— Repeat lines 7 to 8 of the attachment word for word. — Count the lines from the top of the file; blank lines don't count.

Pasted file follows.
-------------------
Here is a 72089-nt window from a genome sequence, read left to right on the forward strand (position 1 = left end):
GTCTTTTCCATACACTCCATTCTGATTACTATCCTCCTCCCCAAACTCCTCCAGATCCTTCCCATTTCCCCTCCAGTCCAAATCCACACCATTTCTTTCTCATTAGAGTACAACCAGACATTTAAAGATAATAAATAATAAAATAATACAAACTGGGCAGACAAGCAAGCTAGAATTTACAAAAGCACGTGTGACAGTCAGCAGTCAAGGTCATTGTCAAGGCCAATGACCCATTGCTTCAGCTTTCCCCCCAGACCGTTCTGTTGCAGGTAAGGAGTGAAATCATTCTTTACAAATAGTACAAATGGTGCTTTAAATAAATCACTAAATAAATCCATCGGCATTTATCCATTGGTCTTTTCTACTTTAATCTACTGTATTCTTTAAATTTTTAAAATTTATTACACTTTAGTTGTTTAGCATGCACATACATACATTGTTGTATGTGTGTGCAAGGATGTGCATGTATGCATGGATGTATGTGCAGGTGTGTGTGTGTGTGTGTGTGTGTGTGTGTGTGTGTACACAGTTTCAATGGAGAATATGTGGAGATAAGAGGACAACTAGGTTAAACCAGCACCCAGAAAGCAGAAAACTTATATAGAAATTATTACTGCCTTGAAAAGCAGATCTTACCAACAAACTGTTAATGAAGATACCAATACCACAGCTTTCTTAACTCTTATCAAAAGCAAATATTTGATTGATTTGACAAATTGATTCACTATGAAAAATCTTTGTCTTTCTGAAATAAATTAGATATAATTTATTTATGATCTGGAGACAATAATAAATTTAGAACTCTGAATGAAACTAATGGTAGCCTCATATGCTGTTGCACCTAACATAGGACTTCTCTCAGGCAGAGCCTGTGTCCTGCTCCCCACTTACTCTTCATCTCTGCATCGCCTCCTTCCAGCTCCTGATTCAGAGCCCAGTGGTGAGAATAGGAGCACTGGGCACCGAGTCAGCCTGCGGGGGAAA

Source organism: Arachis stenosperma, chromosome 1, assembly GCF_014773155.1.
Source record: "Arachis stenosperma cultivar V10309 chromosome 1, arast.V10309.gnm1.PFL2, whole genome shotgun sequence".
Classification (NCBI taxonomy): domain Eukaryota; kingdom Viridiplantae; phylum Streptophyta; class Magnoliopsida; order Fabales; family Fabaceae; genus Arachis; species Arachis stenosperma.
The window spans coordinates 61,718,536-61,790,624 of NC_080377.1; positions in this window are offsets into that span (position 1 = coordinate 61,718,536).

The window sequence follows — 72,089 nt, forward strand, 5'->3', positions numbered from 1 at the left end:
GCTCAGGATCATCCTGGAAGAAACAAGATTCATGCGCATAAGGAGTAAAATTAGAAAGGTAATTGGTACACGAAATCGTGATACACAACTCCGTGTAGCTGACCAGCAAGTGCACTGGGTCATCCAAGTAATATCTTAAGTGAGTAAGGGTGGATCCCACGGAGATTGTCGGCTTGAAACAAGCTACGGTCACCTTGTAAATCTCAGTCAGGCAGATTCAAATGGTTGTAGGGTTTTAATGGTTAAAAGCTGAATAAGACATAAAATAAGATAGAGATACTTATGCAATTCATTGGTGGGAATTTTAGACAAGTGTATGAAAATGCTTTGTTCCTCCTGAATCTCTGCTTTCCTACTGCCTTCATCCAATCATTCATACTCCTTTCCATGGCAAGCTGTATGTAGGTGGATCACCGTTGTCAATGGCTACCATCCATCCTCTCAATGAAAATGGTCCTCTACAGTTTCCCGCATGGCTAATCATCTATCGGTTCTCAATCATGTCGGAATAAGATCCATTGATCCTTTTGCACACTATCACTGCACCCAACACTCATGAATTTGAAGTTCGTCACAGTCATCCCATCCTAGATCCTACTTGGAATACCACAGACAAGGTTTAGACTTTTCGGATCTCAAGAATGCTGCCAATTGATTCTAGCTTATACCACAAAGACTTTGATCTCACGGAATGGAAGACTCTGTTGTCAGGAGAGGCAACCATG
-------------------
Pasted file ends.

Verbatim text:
The window sequence follows — 72,089 nt, forward strand, 5'->3', positions numbered from 1 at the left end:
GCTCAGGATCATCCTGGAAGAAACAAGATTCATGCGCATAAGGAGTAAAATTAGAAAGGTAATTGGTACACGAAATCGTGATACACAACTCCGTGTAGCTGACCAGCAAGTGCACTGGGTCATCCAAGTAATATCTTAAGTGAGTAAGGGTGGATCCCACGGAGATTGTCGGCTTGAAACAAGCTACGGTCACCTTGTAAATCTCAGTCAGGCAGATTCAAATGGTTGTAGGGTTTTAATGGTTAAAAGCTGAATAAGACATAAAATAAGATAGAGATACTTATGCAATTCATTGGTGGGAATTTTAGACAAGTGTATGAAAATGCTTTGTTCCTCCTGAATCTCTGCTTTCCTACTGCCTTCATCCAATCATTCATACTCCTTTCCATGGCAAGCTGTATGTAGGTGGATCACCGTTGTCAATGGCTACCATCCATCCTCTCAATGAAAATGGTCCTCTACAGTTTCCCGCATGGCTAATCATCTATCGGTTCTCAATCATGTCGGAATAAGATCCATTGATCCTTTTGCACACTATCACTGCACCCAACACTCATGAATTTGAAGTTCGTCACAGTCATCCCATCCTAGATCCTACTTGGAATACCACAGACAAGGTTTAGACTTTTCGGATCTCAAGAATGCTGCCAATTGATTCTAGCTTATACCACAAAGACTTTGATCTCACGGAATGGAAGACTCTGTTGTCAGGAGAGGCAACCATG